So ages ago, almost two years in fact I wrote a post about gardens. This morning, while the guy and I were doing outside jobs (me – picking up dog shit, sorting and feeding the menagerie; him – watering the newly planted garden bed he created outside my studio and taking frangipani cuttings) I remembered it. How much it hurt to look at my post summer, post break-up garden. I could not envision it ever being nice again. I’m quite a visionary person but to be honest not really with gardens. I grew up on farm by a (salty) river on the cusp of pastoral country and growing a garden there was one of my many failings. I studied permaculture, I dreamed of the amazing edible landscapes I could create and the vegetable gardens and the fruit orchards and the lush greenery and then I systematically killed every single thing I planted. Needless to say I still have the permaculture books and a vague dream of something other than a garden of weeds, dog shit and dry, dry dirt.
Here’s how to get your garden to grow again. This is what I wrote almost 2 years ago. It’s in italics. Any additional current day comments are not. I hope it helps. I promise I didn’t ever think I would feel that much differently about it. I think this is the grief process. Not just about love relationships, but about loss. the loss of someone or something you imagined would never be lost to you. And it’s also about coming back to life.
1. Water it. If at first you can only manage tears this is OK, but after a while the tears are too salty, and you need to find something else. A bucket full of rainwater is good start. Just one every day, and then two and then four and then…And make sure you wear your new, too short, watermelon pajamas. Just because.
2. Take some time to stand back and have a good look at it. See what remains, if the foundation is solid – the earth in which is grows, the pot that holds the earth, the way the soil is made up of many different parts. Find gratitude for what is there, even in the dried up leaves and the broken-down sticks and the parts that seem unsalvageable. Did you need them all anyway?
3. Pull out the weeds. One by one or all at once. If you have some beautiful friends that like weeding, ask them to help. Or sometimes they will just help anyway, just by the fact they are beautiful.
4. Forgive the fucker who was meant to be part of the whole garden thing and left. Oh, I guess if I’m still saying fucker I haven’t done this one. Really wanted to be all upbeat and useful with my dot points. I’ll have to come back to this one. I’m coming back to this one. Not only do I forgive him I do, in fact, thank him. His garden was never quite completely there you know? It came in fits and bursts and then it stopped. Some consistency is required for a lush garden. Amongst other things. But bitterness does not belong there, it makes stuff sour.
5. Watch what grows in the unexpected places. Like the basil blooming under the lime tree. Glossy green, fragrant, healthy and not specifically planted there as part of some great garden plan. Just when it found space it grew and grew and grew. I am still shit hot at growing basil. I still laugh every time I pick it recalling the fact that my biggest girl ALWAYS called basil “Barry”. Like a person.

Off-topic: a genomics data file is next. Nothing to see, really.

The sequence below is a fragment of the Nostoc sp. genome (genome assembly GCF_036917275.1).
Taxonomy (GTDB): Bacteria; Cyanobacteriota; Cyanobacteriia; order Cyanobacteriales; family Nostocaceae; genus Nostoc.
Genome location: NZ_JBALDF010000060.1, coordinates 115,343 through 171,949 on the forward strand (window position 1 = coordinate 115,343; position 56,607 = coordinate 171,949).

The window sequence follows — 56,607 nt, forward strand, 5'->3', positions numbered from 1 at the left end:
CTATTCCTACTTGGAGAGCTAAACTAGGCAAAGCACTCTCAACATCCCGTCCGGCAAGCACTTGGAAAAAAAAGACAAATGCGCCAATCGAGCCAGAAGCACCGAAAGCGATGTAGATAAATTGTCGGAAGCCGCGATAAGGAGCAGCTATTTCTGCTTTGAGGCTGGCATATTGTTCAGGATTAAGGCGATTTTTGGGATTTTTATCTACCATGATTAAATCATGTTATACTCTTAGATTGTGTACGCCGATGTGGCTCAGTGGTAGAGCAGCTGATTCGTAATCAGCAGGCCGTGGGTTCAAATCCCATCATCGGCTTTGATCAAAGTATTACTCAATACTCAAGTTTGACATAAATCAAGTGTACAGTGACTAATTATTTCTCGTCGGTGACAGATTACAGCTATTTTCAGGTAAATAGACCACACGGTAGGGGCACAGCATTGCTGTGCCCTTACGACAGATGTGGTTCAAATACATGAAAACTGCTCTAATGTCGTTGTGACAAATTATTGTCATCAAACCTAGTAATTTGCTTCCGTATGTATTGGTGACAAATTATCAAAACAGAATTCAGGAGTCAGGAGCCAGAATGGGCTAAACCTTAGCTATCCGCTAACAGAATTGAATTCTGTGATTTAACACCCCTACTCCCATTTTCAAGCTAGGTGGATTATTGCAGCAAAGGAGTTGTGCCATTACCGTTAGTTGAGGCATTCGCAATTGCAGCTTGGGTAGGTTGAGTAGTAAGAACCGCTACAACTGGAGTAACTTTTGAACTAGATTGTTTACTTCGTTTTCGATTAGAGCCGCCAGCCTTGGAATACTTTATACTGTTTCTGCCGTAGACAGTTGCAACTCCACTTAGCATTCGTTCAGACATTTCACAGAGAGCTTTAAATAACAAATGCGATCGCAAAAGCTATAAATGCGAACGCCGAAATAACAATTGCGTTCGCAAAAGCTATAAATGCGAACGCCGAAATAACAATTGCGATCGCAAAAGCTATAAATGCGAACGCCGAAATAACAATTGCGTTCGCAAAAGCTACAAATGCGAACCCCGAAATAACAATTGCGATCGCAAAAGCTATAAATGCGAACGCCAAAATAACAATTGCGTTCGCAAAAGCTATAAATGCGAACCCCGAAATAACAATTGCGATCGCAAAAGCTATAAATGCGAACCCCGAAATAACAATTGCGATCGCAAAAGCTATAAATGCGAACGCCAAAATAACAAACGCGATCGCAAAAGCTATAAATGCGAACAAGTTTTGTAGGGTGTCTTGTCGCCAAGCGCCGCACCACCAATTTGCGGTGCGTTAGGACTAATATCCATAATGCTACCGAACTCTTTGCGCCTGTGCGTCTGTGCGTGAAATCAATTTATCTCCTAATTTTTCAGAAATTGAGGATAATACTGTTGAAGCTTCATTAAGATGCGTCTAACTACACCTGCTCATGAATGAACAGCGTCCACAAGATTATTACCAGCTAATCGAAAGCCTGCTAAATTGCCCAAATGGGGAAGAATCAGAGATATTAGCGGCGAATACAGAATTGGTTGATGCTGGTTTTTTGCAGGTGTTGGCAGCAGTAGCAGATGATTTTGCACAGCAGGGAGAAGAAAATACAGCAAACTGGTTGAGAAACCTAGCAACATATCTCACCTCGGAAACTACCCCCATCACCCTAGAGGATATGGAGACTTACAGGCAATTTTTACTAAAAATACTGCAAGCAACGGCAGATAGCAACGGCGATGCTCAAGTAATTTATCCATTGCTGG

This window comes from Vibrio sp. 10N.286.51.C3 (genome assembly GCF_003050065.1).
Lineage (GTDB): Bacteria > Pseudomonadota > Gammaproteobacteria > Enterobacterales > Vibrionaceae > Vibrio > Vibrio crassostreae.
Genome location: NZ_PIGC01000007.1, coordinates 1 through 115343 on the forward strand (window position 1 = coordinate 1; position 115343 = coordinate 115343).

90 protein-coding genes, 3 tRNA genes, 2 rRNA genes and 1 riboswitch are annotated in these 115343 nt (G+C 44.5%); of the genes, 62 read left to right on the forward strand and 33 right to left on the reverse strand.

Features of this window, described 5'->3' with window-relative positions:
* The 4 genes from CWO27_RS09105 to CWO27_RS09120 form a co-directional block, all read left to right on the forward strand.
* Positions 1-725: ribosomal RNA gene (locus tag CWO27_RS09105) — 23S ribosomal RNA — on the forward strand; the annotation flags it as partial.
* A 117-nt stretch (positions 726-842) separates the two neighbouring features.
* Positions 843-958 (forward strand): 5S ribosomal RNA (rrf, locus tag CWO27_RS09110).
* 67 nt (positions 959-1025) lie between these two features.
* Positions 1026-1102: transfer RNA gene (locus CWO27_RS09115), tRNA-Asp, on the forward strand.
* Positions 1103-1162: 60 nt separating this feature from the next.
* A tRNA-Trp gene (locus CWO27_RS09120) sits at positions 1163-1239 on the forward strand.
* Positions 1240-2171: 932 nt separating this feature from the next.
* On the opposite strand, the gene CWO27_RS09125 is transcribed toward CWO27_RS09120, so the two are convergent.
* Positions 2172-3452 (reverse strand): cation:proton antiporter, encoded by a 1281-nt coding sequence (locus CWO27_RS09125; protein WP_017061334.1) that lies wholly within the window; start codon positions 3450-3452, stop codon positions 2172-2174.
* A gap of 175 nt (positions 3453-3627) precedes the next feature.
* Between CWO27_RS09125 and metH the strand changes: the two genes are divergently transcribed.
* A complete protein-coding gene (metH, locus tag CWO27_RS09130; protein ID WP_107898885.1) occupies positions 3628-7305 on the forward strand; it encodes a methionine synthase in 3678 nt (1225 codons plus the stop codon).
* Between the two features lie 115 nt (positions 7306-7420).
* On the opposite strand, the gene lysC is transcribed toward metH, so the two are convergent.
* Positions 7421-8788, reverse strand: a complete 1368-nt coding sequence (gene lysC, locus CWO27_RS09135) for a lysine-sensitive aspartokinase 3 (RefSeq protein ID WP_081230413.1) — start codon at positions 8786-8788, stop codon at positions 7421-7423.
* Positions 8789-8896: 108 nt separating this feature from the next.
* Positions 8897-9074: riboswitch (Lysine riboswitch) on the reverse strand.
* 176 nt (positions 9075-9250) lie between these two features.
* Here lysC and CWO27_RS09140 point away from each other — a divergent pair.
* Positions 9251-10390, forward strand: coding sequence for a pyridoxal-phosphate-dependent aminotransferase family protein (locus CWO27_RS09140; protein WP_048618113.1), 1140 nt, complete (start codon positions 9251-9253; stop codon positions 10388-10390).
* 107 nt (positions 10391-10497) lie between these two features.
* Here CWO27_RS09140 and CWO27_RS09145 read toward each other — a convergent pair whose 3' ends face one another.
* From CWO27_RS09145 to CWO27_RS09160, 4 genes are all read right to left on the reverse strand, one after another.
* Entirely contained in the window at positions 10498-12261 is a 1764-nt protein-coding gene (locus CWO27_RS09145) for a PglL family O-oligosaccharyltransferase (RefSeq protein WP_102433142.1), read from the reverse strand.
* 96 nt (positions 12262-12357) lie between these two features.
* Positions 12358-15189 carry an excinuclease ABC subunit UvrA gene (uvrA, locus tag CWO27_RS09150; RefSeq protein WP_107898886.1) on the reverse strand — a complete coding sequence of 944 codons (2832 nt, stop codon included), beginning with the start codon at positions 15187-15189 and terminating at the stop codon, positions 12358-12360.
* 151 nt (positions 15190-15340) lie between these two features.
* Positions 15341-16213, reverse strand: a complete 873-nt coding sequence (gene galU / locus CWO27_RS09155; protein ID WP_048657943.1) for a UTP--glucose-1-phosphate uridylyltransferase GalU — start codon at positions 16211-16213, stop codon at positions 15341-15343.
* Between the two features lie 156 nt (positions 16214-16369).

6. Find hope in the new things that you can add to the garden, as well as the old things you can cherish back to life. Cherish. What a beautiful word.
7. If you need find someone or someone-s to help. People who know all about gardens and reticulation and lawns and soil and paving and recovering gardens. Sometimes (in fact most of the time) as cool and brave as you are you can’t do it all on your own. People with knowledge or talent or coolness or courage sure help when it feels a bit overwhelming. Or just one nice boyfriend and a paid gardener who does all the maintenance. Pay the nice boyfriend with love and appreciation and don’t tell him too many stories about the shit boyfriends even though it’s one of your favourite topics.
8. Forgive the person who gave you your garden back. If they didn’t want to share it then they weren’t the right person. Thank them for the gift of returning your garden to the rightful owner. YOU.
9. Bring your garden back to life.
The windowsill of my kitchen is growing a vegetable garden in jars. All planted by my biggest girl. I also laugh and recall me doing this when I came from Uni to my farm by a river, as a vegetarian, and made my parents change their diet dramatically and I attempted to grow vegetables. My Dad, although a farmer, was totally cynical about any other type of plant except wheat and wildflowers (Western Australia, bush wildflowers). He had every right to be out there, because to be honest nothing else grew. We live in town now, so her chances of vegetables are much improved. I hope she doesn’t give up like I did. My Dad, still a farmer, moved to town and then brought a truckload of soil and seeds and wildflower plants from the farm to create a (native) garden. He often brings us bunches of flowers like this.
May your garden be lush, may your light be bright. Start with water. Water it. If at first you can only manage tears this is OK, but after a while the tears are too salty, and you need to find something else. A bucket full of rainwater is good start. Just one every day, and then two and then four and then…
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Interesting this little tidbit, gardening story – as only 4 days ago did I spend the whole day creating my garden. I have not had a garden for years for fear I kill every living thing…. but ….I have created a beautiful space with flowers and plants and some where nice to just sit and….. enjoy my garden.
I get up in the mornings, open the back door and just smile at its splender and simplicity, my space, my garden….a little piece of me.
Funny isn’t it. Perhaps gardening is entwined with hope? X